The good news was that the trail was relatively empty; the commercial tours had all canceled and while we certainly saw other hikers it wasn’t nearly as crowded as it normally would be on a Saturday. And the first four or five kilometers were beautiful in their own way: certainly foggy and wet, but nice. Then we got to the point where the Alpine Crossing part got going in a serious way. First it was just a little more difficult; the trail a little rougher, the elevation a little steeper. As we got higher, though, it got wetter. And windier. And then even wetter and even windier. And steeper. At one point we seriously considered just calling it quits and going back; the brutal winds were getting dangerous. Turning back, though, would have been turning into the wind. So we kept going.
Suffice it to say we survived, or we wouldn’t have been able to post these pictures. There were moments, though, when it didn’t seem this was the wisest thing we’d ever done. With essentially no visibility we had no idea how long the climb would go or when we’d cross the pass and (probably) get out of the wind. So we kept going up, the snow getting thicker, the wind getting stronger. At one point we were crossing a relatively narrow ridge, unable to see much, not knowing what was ahead, but confident that if we fell off in either direction we’d fall a long way. Finally we started the decline and within seconds the wind fell away. Still cold and wet, still too much snow, but at that point you know the worst is behind you.
All in all it was exciting, exhausting, and – best of all – behind us. Mark’s parents picked us up at the end of the trail, where a warm car seemed like heaven. Until we got back to the hotel and a hot shower really was heaven.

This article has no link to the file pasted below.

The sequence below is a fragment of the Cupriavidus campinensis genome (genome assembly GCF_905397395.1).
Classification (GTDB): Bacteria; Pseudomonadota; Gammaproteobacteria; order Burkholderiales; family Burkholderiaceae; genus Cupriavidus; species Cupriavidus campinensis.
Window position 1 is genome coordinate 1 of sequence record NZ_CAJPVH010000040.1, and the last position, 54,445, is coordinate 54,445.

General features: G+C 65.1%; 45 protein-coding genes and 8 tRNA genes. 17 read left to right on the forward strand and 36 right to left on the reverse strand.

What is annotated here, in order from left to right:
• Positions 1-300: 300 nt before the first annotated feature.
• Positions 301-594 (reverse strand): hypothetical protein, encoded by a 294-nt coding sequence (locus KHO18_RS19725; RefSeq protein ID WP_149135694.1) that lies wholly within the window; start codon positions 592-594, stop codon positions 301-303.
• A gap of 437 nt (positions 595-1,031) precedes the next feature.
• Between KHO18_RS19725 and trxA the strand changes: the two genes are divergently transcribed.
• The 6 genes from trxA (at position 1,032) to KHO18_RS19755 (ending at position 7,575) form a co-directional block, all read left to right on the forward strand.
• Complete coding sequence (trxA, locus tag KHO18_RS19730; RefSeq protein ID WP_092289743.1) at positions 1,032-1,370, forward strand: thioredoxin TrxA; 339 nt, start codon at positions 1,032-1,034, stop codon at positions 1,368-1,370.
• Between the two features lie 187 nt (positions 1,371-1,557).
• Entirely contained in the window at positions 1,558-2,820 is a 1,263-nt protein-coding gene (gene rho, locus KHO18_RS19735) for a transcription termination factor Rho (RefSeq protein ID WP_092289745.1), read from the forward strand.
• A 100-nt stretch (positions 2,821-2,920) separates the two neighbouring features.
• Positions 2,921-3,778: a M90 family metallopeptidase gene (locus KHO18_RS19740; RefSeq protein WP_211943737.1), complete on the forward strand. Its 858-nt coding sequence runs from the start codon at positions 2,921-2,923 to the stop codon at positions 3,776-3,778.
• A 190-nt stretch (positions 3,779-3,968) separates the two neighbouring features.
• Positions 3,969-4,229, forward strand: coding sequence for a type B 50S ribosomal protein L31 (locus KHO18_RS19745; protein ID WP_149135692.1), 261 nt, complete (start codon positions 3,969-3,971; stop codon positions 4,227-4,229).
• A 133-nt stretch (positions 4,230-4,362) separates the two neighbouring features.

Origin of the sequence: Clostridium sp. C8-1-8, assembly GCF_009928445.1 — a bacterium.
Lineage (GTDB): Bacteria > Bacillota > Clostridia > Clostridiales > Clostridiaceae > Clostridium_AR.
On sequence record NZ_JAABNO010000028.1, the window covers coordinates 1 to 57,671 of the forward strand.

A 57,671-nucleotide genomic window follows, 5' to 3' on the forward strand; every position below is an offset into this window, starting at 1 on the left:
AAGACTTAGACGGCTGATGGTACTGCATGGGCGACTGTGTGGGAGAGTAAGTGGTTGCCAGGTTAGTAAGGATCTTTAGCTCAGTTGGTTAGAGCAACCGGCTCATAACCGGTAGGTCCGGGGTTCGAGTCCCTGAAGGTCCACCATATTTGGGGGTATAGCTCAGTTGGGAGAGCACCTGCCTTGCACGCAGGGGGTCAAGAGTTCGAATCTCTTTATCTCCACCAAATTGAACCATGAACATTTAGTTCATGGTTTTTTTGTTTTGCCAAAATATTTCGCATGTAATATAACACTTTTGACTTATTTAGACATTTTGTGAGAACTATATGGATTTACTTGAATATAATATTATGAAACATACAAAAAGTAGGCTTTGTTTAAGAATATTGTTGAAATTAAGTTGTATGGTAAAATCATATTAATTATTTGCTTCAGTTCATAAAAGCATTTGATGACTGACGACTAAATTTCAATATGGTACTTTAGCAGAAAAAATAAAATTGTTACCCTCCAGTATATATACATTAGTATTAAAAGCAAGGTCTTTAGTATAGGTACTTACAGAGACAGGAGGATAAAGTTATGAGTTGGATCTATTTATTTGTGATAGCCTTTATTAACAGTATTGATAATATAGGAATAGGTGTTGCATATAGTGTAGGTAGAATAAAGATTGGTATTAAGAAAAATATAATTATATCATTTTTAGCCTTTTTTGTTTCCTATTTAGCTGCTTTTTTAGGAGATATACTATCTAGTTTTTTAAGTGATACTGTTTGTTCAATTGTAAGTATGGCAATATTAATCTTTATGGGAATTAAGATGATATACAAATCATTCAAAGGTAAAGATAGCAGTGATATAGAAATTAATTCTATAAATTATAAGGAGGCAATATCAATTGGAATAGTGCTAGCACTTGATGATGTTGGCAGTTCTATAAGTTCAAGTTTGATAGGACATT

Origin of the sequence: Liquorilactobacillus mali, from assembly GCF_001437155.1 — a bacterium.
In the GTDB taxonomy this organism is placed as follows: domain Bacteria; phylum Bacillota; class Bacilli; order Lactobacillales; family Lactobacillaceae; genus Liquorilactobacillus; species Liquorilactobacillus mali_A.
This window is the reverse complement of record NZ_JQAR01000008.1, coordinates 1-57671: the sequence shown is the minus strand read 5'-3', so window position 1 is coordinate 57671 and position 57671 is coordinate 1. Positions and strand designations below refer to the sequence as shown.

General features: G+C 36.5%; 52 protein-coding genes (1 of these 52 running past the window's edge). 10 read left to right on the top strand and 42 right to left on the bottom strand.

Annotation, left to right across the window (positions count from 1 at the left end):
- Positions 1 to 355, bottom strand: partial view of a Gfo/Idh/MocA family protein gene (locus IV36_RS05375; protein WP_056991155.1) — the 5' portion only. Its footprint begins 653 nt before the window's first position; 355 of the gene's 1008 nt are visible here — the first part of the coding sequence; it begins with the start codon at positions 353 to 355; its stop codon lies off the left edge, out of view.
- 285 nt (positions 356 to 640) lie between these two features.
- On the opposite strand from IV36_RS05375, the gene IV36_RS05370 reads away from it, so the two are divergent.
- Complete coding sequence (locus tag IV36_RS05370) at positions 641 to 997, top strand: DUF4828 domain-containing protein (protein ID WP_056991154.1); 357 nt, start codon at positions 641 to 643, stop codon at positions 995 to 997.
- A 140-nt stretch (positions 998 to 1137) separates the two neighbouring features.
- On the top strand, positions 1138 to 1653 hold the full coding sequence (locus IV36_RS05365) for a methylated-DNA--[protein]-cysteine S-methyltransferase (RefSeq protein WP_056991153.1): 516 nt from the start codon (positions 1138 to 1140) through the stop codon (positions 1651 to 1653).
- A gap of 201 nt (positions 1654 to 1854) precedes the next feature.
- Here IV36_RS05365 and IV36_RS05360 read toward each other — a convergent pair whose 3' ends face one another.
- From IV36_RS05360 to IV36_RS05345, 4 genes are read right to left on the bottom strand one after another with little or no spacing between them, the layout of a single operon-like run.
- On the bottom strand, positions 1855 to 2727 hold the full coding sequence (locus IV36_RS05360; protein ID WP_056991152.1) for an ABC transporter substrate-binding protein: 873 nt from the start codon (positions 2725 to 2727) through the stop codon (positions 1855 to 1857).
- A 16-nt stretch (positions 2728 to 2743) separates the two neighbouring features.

The next morning we got back in the rental car and drove to Wellington, New Zealand’s capital. Again, a beautiful drive, this time with gorgeous snow-capped mountains in Tongariro National Park in view for a good part of the drive. I kept remembering, of course, that the beautiful snow-capped mountain had been a hellish ordeal the day before, but now that it was sunny and we were in a warm car it looked fabulous.
Another pretty unique experience during the drive: I got a speeding ticket, going 115 in a 100 zone. Those are kilometers, though, so essentially I was going 71 mph in a 62 mph zone. I’m pretty sure it’s the first speeding ticket I’ve gotten since 1973, when I was a brand new driver in a three-speed manual transmission Ford that was older than I was. I’m hoping to go another 43 years before another speeding ticket.
After slowing down, then, we got into Wellington too late to do too much except for lunch and then shopping for a new iPhone. The one casualty of the hike was that when I realized my iPhone was getting wet I put it in what I thought was a waterproof pocket of my rain jacket, a little compartment seemingly custom-built for a cell phone. What probably happened, though, is that the phone was wet when I put it in there and so it just stewed in the moisture for the last four hours of the hike … and died. That’s why there are no pictures of Mark on the hike; they were on my dead iPhone. Sad. I do have a new iPhone 7, though, so it’s not the worst tragedy ever. [Ed. note: A few days later my old iPhone revived enough to recover those pictures which I added here, explaining why now there are pictures of Mark on the hike.]
From here we take a ferry across to the South Island. We’d planned on working our way down the west coast, but that appears to have been the most severely damaged part from the earthquake; on the flight from New Caledonia Mark talked to someone who said the main highway had been destroyed. So we’ll probably figure something else out. At least this is better than our planned trip to Nepal a couple years ago when an earthquake shut the country down and we couldn’t even get in. It will add a little taste of uncertainty to our generally uncertain ramblings.